Joining the Titanium Hip Club
So I had a total hip replacement on November 11.
It's a super-common surgery among martial artists. I personally know over a dozen people who've had it done. It's great, because I have a circle of people to talk to about the process, what I was to expect, and what my prospects might be.
Knowing so many others with hip replacements was a big relief. Being able to ask questions from people who've been there, who had the same concerns that I have... that's golden. I thank you all who helped me and encouraged me through this process. Many of you reached out to just talk it through with me and I appreciate it more than I can say.
However, as much as they - and now I - can tell you about the process, it isn't at all the same as experiencing it.
Each of us has our own journey in these things, much like each of us has our own unique martial arts training journey. While what I went through was similar to what others went through, the specifics of the journey were unique to me.
As I publish this, I'm almost 1 month out from the surgery. Here's some stuff that's occurred to me...
To all the martial artists with permanent physical disabilities - I am so, so, so impressed by all of you. I experienced it for a very short period of my life and wow, you guys are all total badasses.
I didn't expect the sensation of sitting on large, irritating metal ball in my back pocket. That might have been the most difficult part of the entire experience. There was no way to sit or lay that alleviated that - it just took time and healing and my brain deciding to ignore the sensation. As of this writing, that sensation is still there, but fading, slowly. Eventually, my brain will learn to ignore it, mostly.
I had to use a walker for about a week. I don't think it's possible to use a walker as any kind of self-defense tool when someone needs one for standing up (y'all feel free to show me where I might be wrong, but I'm going to take a lot of convincing on this one). I was utterly, UTTERLY, dependent on that thing keeping me upright - no way could I have swung it around or used it for any other purpose.
As an aside, I totally get why my mom uses the fancy-pants walker with the wheels. Mine was a basic model and lifting that bad boy up to walk was a big-time strain on my upper body muscles. That was especially fun to do on a partially torn rotator cuff in my shoulder.
After I graduated to a cane (which was such a huge event it made me cry with joy, and I'm totally not kidding), I also started re-thinking what I thought I could and couldn't do with a cane for self defense. I just can't see anyone with real mobility issues using a walking cane as a fighting tool for very long.
Now, sitting down... there's definitely a lot of potential there. It also made me think that firearms and blades are a real necessity here vs. blunt weapons which require a lot of force and space to be the most effective.
Walk, walk, walk. And do your Physical Therapy. Those things do matter to your healing process. If you're reading this, you're a martial artist, and you KNOW how much that stuff matters anyway, right? RIGHT. Think of it as training.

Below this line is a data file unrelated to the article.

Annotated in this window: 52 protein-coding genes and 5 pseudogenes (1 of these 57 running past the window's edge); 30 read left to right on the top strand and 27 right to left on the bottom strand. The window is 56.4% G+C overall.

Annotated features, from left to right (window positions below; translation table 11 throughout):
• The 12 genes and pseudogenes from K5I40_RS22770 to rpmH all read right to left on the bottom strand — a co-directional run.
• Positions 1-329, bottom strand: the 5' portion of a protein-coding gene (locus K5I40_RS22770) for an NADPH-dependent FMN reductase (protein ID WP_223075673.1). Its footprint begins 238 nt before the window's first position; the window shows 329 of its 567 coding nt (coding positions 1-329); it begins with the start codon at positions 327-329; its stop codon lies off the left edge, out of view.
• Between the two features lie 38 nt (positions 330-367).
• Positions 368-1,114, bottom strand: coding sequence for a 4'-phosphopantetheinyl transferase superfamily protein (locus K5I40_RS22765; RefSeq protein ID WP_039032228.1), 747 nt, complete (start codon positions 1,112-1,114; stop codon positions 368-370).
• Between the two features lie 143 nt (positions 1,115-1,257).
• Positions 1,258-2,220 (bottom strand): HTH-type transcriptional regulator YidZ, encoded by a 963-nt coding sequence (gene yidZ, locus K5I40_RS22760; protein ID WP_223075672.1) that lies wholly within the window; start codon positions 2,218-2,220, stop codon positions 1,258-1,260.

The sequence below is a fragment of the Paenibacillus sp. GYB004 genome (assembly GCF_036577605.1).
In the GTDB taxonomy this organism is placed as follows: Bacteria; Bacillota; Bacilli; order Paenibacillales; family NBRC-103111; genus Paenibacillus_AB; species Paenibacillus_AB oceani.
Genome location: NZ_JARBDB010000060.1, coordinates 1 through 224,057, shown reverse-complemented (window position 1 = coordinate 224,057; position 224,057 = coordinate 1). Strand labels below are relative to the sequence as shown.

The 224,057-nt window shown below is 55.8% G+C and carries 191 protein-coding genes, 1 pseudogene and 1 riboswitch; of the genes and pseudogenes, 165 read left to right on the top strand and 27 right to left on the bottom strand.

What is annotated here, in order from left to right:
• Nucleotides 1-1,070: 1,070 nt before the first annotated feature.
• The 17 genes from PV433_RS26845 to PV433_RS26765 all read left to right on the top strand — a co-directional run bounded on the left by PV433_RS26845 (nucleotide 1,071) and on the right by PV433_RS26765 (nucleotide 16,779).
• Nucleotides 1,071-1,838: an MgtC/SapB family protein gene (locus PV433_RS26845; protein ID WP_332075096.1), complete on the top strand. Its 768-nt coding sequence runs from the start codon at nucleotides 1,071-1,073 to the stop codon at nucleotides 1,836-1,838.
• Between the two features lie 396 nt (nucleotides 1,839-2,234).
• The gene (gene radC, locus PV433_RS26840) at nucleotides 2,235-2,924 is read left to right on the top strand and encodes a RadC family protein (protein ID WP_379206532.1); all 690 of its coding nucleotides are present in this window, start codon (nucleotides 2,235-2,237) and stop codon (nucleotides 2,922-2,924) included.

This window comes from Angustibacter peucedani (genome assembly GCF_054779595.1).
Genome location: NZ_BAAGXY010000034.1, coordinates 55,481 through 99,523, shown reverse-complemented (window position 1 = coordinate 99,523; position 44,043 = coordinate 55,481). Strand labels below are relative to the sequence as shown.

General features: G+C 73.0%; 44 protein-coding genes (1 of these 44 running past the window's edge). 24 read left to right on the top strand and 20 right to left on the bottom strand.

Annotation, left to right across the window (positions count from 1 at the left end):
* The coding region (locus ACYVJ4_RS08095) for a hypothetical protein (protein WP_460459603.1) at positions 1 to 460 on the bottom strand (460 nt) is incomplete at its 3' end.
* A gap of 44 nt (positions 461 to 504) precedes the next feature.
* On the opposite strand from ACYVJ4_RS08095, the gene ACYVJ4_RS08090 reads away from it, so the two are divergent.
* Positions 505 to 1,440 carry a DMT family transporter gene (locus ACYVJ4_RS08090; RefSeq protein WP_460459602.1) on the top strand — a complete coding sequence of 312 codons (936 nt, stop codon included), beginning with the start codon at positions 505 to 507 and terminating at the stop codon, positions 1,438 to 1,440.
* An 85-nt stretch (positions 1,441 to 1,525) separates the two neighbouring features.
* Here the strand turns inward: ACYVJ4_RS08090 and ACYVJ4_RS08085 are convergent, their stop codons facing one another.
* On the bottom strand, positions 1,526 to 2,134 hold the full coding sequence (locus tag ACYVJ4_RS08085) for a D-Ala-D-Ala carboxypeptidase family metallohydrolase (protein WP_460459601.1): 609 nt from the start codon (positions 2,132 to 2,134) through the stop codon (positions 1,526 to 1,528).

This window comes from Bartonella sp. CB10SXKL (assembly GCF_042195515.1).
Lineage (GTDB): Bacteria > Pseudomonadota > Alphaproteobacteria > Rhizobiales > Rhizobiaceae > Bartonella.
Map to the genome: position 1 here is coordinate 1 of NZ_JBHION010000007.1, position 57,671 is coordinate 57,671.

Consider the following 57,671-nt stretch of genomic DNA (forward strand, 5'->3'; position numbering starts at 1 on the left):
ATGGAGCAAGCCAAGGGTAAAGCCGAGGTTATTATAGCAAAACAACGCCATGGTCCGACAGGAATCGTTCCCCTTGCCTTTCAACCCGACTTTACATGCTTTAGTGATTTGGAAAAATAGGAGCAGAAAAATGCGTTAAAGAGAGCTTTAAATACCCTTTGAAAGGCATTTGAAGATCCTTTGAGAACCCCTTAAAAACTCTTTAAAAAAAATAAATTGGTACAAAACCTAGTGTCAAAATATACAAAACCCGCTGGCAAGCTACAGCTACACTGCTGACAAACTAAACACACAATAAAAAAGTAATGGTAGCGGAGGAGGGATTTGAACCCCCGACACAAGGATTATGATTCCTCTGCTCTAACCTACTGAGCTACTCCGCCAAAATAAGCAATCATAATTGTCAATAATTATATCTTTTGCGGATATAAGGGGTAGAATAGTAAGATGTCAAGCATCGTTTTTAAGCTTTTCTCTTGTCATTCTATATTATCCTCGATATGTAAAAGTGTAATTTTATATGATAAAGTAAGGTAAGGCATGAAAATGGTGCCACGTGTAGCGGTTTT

This was the easiest part for me. Keeping motivated to heal quickly kept me totally engaged in PT and in walking.
You will, by necessity, have to sleep on your back at first. But be aware that after a few days of healing there is a side-sleep method that gave me a MUCH better night's sleep (and faster healing). More about sleep positions here.
Get back on the mat quick. I didn't attend a seminar and our classes the weekend after my surgery. I did attend - and slightly contribute to - classes a week later, and by week 3, I was back teaching, although I had to sit down a lot.
Just being on the sidelines was emotionally really helpful to keep my spirits up. When I was finally able to actually train a little, it was a huge boost to my self-esteem and to my outlook. So don't avoid training if you possibly can, even if it's just watching.
You will be very impatient with the healing process, but it is going a lot faster than you think. Kind of like how when you start training, earning that black belt seems like such an impossible, far-away task. And then before you know it, bam, someone promotes you. One day there was NO way I could walk without a walker, the next day... I could, just like that.
The healing process has been like that. One day I couldn't do something, the next, I could, like someone was flipping a switch.
I am not the most patient person in the world, so wow, this was maybe the hardest part for me.
Cut yourself some slack. This is a HUGE surgery to recover from, ok?
Speaking of which, I have some way to go before I'm back to my pre-June initial injury "normal". Plus, in the new year, I start therapy for the shoulder problem I've had for a year and a half.
I get my hip fixed, I get my shoulder fixed... y'all better watch out.
I'm on the mend, and the blog is back up and running. It's good to be back.
Have you had a joint replacement? What pieces of advice would you give other people about the process?